Roof Pitch Factor Chart • Roof Pitch Multiplier Explained
Roof Online Staff
Scroll down to see the chart.
Table of Contents
- Related Pages
- Note on Proper Format When Stating Roof Pitch
- What is a Roof Pitch Factor?
- Use Standard Pitch to Find the Multiplier
- Roof Pitch Multiplier Formula
- Using the Pitch Multiplier for Common Rafters
- Roof Pitch Factor Table
- Hip and Valley Factor Table
- How to Find the Area of a Sloped Roof
- Roof Slope: Degrees to Pitch (Rise-in-Run)
- Roof Slope Equivalents (as rise-in-run, in degrees, and as percentage)
Note on Proper Format When Stating Roof Pitch
When you talk about roof pitch, the correct way to say a specific pitch is to use the format “X-in-12”, so if you’re talking about a roof that rises 7 units for every 12 units it runs horizontally, you would say that the roof has a 7 in 12 pitch.
In roofing industry literature, the standard abbreviation used for indicating a particular roof pitch has a colon and takes the form “X:12” or “X : 12”, so for a 7 in 12 pitch, you would write “7:12 pitch”.
As a practical matter, it seems like almost everyone searching for information about roof pitch on the internet is searching for a roof pitch using a slash, as in “7/12”. In order to help more people find what they’re looking for, we are using the “X/12” form in our roof pitch factor table below.
What is a Roof Pitch Factor?
A roof pitch factor, also called a roof pitch multiplier, is a number that you use to find the actual surface area of a pitched roof or the length of a common rafter.
You multiply the roof pitch factor by the area, or footprint, covered by a sloped roof to find the actual surface area of the roof.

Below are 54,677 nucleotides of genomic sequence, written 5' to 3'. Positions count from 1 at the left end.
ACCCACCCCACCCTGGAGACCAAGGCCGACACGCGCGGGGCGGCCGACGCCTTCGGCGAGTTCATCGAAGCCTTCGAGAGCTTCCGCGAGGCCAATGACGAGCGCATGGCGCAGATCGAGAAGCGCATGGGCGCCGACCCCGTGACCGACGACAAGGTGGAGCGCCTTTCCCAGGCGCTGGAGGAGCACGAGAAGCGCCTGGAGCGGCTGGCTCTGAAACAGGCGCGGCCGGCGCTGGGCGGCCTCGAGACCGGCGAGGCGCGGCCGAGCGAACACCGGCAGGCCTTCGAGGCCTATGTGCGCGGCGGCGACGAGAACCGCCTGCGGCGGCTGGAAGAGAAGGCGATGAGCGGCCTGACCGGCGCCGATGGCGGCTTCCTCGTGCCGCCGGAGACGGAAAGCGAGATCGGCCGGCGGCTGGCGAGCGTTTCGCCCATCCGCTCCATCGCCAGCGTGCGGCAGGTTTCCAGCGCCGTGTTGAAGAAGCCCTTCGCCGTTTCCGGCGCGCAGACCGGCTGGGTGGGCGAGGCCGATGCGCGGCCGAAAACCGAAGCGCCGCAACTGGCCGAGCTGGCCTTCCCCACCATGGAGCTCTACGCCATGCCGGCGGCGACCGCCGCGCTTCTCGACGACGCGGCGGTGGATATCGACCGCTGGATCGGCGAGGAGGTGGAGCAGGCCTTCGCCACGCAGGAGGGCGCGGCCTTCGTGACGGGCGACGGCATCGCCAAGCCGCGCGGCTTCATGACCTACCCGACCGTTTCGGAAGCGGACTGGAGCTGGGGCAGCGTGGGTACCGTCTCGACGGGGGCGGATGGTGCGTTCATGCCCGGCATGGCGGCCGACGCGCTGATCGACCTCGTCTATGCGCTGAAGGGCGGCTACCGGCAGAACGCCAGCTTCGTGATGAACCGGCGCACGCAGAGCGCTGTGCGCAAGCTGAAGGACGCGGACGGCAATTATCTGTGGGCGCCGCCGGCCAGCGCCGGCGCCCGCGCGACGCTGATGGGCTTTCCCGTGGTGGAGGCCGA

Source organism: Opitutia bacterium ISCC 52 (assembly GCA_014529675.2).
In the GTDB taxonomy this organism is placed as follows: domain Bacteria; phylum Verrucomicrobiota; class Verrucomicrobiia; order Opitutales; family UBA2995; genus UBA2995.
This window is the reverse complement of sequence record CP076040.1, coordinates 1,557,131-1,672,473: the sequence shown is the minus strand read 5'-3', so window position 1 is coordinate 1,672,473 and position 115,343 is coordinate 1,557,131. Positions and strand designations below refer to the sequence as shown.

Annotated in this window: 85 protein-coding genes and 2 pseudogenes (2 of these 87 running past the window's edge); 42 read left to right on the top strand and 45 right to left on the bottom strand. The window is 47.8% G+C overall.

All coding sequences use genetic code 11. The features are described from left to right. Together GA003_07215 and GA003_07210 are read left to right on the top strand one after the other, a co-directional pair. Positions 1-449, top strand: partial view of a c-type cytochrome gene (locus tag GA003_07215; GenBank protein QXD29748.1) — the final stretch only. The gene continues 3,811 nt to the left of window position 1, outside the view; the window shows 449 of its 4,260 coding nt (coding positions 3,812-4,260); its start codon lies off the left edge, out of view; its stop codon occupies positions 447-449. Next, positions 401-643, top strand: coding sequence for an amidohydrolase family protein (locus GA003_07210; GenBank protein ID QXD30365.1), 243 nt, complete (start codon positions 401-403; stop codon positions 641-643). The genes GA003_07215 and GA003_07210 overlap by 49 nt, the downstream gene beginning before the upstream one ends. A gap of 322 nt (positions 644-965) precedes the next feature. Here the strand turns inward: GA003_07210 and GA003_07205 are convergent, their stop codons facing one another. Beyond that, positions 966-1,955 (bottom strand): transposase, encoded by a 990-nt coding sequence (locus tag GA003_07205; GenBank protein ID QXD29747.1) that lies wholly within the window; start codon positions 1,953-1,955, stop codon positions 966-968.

You multiply the roof pitch factor by the run (length of the horizontal distance covered) of a common rafter to find its actual length.
Use Standard Pitch to Find the Multiplier
You will need to know the slope of your roof in the standard pitch format “X-in-12″ for the rest of this page to make sense.
Roof Pitch Multiplier Formula
Once you know your roof slope expressed as “X-in-12″ (rise-in-run), the roof pitch multiplier is determined by finding the square root of ((rise/run)² + 1).
Remember that the slope of the roof provides the rise and the run to be plugged into the equation. A roof pitch of 4-in-12 (4:12) has a rise of 4 and a run of 12.
So you divide the rise by the run (the run is always 12 and the rise depends on your particular roof).
Square the result.
Find the square root of the result.
Using the Pitch Multiplier for Common Rafters
The roof pitch factor is used to calculate the length of common rafters.
To find the length of a common rafter, determine its span from the bottom of the end of the rafter tail to the top of the ridge cut at the ridge board. Once you know the actual horizontal distance it will cover, use the formula above.
Multiply the roof pitch multiplier by the run of the rafter (the horizontal distance covered by the rafter). That will give you the proper rafter length.
To find the location of the heel cut, the multiplier is multiplied by the “effective run” of the rafter. The effective run is the horizontal distance covered by the rafter from the near side of the ridge board, where the head cut will be, to the outside of the wall plate, where the heel cut will be.
Always measure for every rafter, even being off ⅛-inch can make a big difference if the error gets multiplied as you go along.
The following table provides the roof pitch multiplier for roofs of various slopes. For a more detailed explanation of the roof pitch multiplier, see “How to Find the Area of a Sloped Roof“.
If you’re not sure what the pitch of your roof is and you want to figure that out, we recommend this slope finder on Amazon. It’s very inexpensive and very accurate.
One more thing: if you’re using this table, you should consider getting yourself a construction calculator. This one is very good.
Roof Pitch Factor Table
|Roof Pitch Multipliers by Slope
(Roof Pitch Factors)
|Roof Pitch Multiplier|